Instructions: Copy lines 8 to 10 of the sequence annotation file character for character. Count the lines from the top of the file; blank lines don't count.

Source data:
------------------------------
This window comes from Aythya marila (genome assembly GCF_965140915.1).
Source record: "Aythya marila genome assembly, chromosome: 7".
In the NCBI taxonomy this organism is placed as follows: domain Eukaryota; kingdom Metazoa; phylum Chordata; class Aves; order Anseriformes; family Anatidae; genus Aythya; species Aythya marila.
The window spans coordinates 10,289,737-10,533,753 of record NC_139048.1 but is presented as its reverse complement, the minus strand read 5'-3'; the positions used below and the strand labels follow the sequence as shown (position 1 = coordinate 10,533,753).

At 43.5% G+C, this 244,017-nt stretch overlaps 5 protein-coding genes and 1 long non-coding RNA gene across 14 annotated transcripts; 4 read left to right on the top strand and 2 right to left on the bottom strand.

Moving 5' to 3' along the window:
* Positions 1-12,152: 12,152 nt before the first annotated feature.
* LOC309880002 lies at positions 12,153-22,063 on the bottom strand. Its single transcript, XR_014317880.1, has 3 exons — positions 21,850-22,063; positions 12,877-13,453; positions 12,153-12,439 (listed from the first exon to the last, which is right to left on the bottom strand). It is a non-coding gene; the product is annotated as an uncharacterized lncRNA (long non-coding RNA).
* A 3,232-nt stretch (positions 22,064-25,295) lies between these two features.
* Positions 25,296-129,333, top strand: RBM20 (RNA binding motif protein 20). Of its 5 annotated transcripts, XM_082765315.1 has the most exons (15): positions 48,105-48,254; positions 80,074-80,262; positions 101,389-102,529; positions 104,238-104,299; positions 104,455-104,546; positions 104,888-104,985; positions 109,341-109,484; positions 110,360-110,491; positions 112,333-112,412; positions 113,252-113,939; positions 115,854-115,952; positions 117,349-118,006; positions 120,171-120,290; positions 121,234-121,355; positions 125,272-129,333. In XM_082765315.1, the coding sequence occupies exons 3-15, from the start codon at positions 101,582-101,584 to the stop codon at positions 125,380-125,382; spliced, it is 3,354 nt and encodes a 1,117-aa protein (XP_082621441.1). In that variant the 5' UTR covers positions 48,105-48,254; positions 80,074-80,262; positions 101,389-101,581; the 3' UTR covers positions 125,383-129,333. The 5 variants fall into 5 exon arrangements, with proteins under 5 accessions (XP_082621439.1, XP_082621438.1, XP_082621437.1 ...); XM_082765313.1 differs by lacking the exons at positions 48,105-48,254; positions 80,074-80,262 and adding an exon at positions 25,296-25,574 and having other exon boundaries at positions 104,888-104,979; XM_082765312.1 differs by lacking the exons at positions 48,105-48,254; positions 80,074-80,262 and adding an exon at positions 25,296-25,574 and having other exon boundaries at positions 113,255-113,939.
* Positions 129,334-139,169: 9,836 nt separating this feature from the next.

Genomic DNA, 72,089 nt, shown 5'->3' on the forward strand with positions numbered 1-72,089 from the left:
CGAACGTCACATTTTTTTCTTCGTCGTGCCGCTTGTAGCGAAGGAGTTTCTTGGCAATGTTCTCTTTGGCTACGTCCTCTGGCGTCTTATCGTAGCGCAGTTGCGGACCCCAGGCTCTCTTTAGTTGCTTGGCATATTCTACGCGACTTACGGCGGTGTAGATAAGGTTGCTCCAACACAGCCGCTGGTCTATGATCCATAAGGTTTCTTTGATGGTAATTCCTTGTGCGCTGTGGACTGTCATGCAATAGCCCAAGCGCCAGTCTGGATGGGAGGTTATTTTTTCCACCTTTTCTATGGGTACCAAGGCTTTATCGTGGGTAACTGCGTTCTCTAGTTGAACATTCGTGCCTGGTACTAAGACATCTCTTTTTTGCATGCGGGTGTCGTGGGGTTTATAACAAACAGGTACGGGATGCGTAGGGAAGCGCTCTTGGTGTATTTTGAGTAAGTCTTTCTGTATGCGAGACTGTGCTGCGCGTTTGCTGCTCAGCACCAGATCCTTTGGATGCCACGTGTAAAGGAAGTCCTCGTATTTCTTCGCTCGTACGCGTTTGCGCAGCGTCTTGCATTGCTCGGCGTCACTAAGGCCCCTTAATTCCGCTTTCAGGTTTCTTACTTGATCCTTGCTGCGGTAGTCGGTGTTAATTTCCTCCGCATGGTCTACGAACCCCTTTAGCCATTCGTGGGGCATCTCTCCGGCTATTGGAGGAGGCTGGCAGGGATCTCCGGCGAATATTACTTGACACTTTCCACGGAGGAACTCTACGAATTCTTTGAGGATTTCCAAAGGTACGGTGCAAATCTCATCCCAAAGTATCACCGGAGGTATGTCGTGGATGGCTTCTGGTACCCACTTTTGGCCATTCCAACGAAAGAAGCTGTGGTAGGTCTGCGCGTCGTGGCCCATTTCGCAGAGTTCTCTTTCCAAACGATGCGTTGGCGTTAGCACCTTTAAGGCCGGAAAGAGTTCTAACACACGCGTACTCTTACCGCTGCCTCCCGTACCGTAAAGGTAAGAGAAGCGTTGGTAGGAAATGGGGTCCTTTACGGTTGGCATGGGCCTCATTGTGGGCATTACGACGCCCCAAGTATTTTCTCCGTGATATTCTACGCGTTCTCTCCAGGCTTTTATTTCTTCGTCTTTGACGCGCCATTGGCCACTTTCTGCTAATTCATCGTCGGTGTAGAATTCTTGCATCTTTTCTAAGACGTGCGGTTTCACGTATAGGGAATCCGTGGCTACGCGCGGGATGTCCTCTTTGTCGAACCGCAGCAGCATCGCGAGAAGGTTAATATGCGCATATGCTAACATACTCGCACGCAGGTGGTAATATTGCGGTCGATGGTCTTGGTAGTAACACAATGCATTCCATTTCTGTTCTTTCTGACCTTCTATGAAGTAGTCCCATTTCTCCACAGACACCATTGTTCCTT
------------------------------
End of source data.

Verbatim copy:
* LOC309880002 lies at positions 12,153-22,063 on the bottom strand. Its single transcript, XR_014317880.1, has 3 exons — positions 21,850-22,063; positions 12,877-13,453; positions 12,153-12,439 (listed from the first exon to the last, which is right to left on the bottom strand). It is a non-coding gene; the product is annotated as an uncharacterized lncRNA (long non-coding RNA).
* A 3,232-nt stretch (positions 22,064-25,295) lies between these two features.
* Positions 25,296-129,333, top strand: RBM20 (RNA binding motif protein 20). Of its 5 annotated transcripts, XM_082765315.1 has the most exons (15): positions 48,105-48,254; positions 80,074-80,262; positions 101,389-102,529; positions 104,238-104,299; positions 104,455-104,546; positions 104,888-104,985; positions 109,341-109,484; positions 110,360-110,491; positions 112,333-112,412; positions 113,252-113,939; positions 115,854-115,952; positions 117,349-118,006; positions 120,171-120,290; positions 121,234-121,355; positions 125,272-129,333. In XM_082765315.1, the coding sequence occupies exons 3-15, from the start codon at positions 101,582-101,584 to the stop codon at positions 125,380-125,382; spliced, it is 3,354 nt and encodes a 1,117-aa protein (XP_082621441.1). In that variant the 5' UTR covers positions 48,105-48,254; positions 80,074-80,262; positions 101,389-101,581; the 3' UTR covers positions 125,383-129,333. The 5 variants fall into 5 exon arrangements, with proteins under 5 accessions (XP_082621439.1, XP_082621438.1, XP_082621437.1 ...); XM_082765313.1 differs by lacking the exons at positions 48,105-48,254; positions 80,074-80,262 and adding an exon at positions 25,296-25,574 and having other exon boundaries at positions 104,888-104,979; XM_082765312.1 differs by lacking the exons at positions 48,105-48,254; positions 80,074-80,262 and adding an exon at positions 25,296-25,574 and having other exon boundaries at positions 113,255-113,939.